The third verse introduces a gothic image of a “Goblin with a gauge”. The verse continues with the ominous feeling in the second line “measuring the hours”. The feeling is that the goblin is in control. Given Dickinson’s religious background, we are left at present to wonder where God is. The constant references to time are prevalent in this verse “Hours…Second” and the pace seems to increase through their use. The “Paws” are reminiscent of the poem “He fumbles at your soul”. There is the controlling image of “when winds take forests in their paws” and that very same image is present here. The “helpless” feeling already established by the “Maelstrom” is reiterated here. The emotion of helplessness continues with the goblin weighing up the narrator’s time left, the image conjured up is one of time that is running out and can be ended if the creature so chooses.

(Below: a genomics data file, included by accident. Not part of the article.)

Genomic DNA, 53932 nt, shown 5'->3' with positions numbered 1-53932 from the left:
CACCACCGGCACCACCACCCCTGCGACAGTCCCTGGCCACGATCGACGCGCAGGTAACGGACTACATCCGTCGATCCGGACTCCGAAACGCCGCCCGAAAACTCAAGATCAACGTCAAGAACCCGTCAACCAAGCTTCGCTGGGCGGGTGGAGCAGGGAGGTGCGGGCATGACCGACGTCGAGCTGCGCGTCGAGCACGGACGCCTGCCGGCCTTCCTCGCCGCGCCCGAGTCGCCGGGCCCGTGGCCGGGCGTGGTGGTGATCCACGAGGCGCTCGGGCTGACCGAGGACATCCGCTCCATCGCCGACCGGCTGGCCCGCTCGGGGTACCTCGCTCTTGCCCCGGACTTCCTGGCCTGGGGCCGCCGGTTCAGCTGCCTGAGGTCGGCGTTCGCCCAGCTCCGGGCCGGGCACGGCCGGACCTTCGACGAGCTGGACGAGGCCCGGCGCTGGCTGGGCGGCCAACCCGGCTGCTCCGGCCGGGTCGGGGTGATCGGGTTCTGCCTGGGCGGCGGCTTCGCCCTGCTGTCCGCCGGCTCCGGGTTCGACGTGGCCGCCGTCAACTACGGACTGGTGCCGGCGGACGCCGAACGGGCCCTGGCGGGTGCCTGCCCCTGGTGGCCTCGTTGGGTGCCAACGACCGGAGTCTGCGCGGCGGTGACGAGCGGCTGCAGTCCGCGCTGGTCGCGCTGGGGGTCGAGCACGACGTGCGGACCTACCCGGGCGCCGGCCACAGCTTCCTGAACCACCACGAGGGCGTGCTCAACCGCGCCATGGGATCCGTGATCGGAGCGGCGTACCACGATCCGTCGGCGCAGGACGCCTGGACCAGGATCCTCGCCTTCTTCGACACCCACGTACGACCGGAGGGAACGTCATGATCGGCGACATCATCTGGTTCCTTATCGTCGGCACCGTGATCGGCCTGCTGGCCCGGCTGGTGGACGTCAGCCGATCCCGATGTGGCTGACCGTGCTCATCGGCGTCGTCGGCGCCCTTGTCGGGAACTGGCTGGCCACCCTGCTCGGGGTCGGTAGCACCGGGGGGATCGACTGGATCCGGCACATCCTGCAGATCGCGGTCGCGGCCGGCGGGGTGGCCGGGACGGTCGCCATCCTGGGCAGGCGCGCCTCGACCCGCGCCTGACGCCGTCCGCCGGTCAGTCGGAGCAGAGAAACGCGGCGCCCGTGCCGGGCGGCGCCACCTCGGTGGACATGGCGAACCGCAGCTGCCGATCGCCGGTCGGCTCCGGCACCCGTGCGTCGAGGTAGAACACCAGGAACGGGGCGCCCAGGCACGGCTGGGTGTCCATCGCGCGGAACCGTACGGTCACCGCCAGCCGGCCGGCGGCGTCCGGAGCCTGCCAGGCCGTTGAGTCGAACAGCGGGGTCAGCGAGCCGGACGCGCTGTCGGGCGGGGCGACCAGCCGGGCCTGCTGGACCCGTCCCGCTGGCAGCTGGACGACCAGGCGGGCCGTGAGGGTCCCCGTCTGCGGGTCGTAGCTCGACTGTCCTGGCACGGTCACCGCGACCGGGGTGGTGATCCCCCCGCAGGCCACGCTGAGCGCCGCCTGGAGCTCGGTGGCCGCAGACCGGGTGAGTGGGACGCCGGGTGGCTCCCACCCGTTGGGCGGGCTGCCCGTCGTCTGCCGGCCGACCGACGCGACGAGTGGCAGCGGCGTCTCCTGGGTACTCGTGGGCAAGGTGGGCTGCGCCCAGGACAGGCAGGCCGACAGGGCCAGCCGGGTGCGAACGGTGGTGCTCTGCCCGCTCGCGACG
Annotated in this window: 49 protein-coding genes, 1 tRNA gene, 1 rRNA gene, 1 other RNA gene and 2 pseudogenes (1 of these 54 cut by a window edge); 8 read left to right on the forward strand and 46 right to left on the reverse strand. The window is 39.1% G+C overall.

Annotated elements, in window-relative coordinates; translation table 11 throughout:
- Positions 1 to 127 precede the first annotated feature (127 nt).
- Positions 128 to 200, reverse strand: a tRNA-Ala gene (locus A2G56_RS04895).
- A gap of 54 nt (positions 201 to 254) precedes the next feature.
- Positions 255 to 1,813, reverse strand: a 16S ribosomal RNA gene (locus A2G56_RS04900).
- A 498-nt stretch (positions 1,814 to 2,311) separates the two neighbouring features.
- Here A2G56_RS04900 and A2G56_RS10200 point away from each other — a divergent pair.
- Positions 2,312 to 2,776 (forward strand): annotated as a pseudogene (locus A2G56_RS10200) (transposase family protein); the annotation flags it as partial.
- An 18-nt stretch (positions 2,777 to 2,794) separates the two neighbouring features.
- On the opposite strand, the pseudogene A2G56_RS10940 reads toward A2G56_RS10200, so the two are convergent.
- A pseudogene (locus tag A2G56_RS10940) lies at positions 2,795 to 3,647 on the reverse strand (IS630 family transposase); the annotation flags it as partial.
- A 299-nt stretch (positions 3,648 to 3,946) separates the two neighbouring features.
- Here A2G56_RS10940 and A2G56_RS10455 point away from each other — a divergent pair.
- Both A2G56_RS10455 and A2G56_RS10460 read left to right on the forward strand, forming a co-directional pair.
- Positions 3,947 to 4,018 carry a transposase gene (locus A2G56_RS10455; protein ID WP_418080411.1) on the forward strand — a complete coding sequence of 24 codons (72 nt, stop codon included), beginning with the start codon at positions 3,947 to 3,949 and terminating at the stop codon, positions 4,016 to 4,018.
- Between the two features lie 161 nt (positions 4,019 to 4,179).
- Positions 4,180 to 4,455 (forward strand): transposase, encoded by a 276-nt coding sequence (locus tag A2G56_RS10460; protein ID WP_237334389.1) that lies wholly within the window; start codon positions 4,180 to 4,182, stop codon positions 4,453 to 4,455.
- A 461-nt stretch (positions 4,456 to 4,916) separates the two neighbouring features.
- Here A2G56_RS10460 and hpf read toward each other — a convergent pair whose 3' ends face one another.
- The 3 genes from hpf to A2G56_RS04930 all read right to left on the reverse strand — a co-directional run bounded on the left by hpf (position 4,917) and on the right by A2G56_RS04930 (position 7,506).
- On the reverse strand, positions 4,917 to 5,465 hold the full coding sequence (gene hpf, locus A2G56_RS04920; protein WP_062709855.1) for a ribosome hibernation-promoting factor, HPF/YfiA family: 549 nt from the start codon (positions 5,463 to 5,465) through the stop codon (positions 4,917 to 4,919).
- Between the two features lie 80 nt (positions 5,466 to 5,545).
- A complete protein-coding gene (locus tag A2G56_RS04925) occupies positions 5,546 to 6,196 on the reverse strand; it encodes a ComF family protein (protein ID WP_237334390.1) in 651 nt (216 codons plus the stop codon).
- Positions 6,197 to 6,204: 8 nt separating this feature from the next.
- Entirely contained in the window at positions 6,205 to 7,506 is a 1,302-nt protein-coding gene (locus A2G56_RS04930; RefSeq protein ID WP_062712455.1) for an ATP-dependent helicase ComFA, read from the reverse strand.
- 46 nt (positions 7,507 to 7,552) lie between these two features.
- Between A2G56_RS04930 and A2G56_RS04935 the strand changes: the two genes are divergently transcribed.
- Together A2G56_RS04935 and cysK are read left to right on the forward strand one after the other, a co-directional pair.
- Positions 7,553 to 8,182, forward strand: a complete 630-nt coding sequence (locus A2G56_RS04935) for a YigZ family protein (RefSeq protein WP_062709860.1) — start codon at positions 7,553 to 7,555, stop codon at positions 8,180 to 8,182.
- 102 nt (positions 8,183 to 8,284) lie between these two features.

The following stanza continues the helpless image. “Not a Sinew – stirred – could help”. The caesura gives the appearance that the narrator is trying to resist the fate that awaits her. Similar to “I felt a funeral” the narrator comments “sense was setting numb”. It is as if the Goblin is weighing up whether the narrator deserves a second chance or deserves to live and the sense setting in is the narrator’s grave realisation of this. Suddenly the narrator is saved from the goblin which intrinsically represents a dark evil force. The curious thing about this poem is in the next lines. “When God -remembered – and the Fiend Let, go then, Overcome” shows us that God has indeed not abandoned the narrator. This would be in keeping with all biblical portrayals of God “He will neither fail you nor forsake you” (Hebrews 13:5, Deuteronomy 31:6). The caesura again is implemented and allows the actions to be more realistic in the readers mind. The overcoming of the fiend could be likened to Christ’s overcoming of death on the cross. Death was overcome in that case and it seems the fiend in control of death in this poem is overcome by the infinite power of God once again.